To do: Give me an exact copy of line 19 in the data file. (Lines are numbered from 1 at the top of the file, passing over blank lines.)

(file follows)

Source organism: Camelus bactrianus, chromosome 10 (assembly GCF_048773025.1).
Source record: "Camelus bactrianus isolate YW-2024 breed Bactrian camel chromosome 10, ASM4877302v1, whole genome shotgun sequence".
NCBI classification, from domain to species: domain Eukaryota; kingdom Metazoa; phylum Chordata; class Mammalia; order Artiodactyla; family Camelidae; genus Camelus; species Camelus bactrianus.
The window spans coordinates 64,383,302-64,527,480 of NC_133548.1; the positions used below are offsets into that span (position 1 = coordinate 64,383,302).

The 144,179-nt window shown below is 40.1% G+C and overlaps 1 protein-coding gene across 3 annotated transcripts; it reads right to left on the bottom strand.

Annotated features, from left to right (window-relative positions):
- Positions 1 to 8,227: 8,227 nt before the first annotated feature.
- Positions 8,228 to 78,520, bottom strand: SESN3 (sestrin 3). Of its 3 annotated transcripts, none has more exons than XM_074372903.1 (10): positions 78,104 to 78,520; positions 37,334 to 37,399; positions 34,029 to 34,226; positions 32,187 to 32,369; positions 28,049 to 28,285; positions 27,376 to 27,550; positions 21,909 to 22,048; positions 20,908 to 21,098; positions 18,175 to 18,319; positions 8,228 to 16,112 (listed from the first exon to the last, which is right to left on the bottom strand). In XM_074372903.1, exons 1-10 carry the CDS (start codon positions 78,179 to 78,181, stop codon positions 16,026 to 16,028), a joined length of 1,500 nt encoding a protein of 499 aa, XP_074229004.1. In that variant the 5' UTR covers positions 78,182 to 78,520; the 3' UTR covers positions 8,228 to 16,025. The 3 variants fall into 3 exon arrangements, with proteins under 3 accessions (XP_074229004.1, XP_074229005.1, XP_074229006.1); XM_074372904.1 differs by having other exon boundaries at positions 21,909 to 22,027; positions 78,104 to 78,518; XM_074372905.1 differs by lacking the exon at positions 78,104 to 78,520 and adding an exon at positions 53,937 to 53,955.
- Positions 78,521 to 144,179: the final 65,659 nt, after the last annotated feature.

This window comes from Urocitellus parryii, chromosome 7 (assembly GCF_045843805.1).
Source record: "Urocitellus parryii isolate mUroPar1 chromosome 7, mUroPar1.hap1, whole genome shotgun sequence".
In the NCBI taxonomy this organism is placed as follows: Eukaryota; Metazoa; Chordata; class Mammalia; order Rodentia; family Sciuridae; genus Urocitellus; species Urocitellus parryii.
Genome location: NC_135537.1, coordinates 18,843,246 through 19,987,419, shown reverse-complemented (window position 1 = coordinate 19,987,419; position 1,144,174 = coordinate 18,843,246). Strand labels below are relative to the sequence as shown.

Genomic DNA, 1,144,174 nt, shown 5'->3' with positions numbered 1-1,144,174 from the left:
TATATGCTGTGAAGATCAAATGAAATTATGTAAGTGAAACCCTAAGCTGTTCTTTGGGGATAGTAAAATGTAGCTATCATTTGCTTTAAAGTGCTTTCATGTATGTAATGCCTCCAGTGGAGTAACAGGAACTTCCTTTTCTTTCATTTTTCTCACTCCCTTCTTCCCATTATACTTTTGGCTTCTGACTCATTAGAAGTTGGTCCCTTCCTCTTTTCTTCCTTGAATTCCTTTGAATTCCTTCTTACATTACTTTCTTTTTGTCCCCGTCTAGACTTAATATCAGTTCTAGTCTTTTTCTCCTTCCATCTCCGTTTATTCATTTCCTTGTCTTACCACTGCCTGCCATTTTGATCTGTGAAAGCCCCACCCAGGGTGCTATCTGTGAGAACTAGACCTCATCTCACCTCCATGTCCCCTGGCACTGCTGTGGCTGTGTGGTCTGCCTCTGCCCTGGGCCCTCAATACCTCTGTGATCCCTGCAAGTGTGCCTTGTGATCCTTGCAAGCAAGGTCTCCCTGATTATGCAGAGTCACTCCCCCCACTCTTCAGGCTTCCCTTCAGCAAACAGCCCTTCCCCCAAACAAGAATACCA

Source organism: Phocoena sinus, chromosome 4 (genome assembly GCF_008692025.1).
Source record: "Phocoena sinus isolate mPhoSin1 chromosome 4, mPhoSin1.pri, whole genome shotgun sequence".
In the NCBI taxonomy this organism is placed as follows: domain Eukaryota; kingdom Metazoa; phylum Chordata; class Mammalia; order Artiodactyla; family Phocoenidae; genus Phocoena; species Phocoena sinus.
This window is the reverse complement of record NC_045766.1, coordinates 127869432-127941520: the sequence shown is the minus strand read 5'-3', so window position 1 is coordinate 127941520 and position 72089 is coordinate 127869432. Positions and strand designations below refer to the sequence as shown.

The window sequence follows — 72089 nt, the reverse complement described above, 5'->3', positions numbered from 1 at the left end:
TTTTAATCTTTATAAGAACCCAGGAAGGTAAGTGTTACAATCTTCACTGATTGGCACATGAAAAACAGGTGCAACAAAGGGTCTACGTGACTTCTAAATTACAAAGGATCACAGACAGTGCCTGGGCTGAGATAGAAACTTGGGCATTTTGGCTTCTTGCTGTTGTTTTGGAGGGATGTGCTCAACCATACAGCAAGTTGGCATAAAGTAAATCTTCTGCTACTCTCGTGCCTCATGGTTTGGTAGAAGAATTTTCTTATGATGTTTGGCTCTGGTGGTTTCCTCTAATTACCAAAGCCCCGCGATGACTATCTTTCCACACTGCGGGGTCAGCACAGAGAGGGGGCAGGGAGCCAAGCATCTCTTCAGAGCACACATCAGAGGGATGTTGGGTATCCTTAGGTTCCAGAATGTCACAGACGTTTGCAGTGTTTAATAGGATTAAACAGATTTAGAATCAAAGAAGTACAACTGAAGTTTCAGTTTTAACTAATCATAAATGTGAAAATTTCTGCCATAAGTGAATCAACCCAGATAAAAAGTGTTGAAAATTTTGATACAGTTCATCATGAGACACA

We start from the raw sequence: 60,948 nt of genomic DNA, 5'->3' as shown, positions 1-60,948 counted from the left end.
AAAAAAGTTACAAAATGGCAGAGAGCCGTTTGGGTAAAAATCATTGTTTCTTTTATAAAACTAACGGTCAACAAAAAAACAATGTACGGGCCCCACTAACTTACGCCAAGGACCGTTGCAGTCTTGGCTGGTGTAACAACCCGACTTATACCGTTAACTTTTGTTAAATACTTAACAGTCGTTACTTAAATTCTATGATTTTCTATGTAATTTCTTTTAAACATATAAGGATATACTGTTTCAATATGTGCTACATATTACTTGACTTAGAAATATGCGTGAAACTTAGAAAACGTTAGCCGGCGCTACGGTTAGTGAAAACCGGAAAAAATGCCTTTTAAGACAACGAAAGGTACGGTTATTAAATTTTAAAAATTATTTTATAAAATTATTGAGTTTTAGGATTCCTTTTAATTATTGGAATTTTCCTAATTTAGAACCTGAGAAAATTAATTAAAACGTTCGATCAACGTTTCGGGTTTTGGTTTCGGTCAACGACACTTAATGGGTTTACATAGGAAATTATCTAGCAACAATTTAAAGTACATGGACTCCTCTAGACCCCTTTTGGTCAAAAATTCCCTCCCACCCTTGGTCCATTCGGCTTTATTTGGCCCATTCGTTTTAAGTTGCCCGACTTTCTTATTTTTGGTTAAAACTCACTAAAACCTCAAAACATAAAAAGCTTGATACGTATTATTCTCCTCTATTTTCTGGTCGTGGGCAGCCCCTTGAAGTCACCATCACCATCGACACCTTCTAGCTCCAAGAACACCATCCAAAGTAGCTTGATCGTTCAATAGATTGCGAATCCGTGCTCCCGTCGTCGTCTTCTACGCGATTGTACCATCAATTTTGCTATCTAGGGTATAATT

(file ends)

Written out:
This window is the reverse complement of record NC_045766.1, coordinates 127869432-127941520: the sequence shown is the minus strand read 5'-3', so window position 1 is coordinate 127941520 and position 72089 is coordinate 127869432. Positions and strand designations below refer to the sequence as shown.